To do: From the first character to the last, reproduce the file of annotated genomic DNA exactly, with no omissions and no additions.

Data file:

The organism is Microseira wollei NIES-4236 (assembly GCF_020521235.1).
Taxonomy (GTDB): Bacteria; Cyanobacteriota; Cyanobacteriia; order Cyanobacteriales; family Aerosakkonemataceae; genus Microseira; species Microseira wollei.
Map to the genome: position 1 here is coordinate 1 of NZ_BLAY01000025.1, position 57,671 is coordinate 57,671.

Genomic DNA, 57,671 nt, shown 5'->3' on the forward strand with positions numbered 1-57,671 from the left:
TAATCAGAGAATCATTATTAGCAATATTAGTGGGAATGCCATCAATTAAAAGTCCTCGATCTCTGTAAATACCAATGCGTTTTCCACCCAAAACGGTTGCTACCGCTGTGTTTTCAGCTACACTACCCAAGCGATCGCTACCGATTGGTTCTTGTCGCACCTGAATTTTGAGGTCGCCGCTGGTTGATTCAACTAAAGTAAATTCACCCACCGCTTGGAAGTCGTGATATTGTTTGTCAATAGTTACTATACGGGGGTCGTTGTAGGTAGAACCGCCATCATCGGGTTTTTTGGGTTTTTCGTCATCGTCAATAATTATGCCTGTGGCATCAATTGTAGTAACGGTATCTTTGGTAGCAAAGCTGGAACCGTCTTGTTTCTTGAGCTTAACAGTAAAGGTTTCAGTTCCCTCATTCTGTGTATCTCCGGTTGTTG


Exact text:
The organism is Microseira wollei NIES-4236 (assembly GCF_020521235.1).
Taxonomy (GTDB): Bacteria; Cyanobacteriota; Cyanobacteriia; order Cyanobacteriales; family Aerosakkonemataceae; genus Microseira; species Microseira wollei.
Map to the genome: position 1 here is coordinate 1 of NZ_BLAY01000025.1, position 57,671 is coordinate 57,671.

Genomic DNA, 57,671 nt, shown 5'->3' on the forward strand with positions numbered 1-57,671 from the left:
TAATCAGAGAATCATTATTAGCAATATTAGTGGGAATGCCATCAATTAAAAGTCCTCGATCTCTGTAAATACCAATGCGTTTTCCACCCAAAACGGTTGCTACCGCTGTGTTTTCAGCTACACTACCCAAGCGATCGCTACCGATTGGTTCTTGTCGCACCTGAATTTTGAGGTCGCCGCTGGTTGATTCAACTAAAGTAAATTCACCCACCGCTTGGAAGTCGTGATATTGTTTGTCAATAGTTACTATACGGGGGTCGTTGTAGGTAGAACCGCCATCATCGGGTTTTTTGGGTTTTTCGTCATCGTCAATAATTATGCCTGTGGCATCAATTGTAGTAACGGTATCTTTGGTAGCAAAGCTGGAACCGTCTTGTTTCTTGAGCTTAACAGTAAAGGTTTCAGTTCCCTCATTCTGTGTATCTCCGGTTGTTG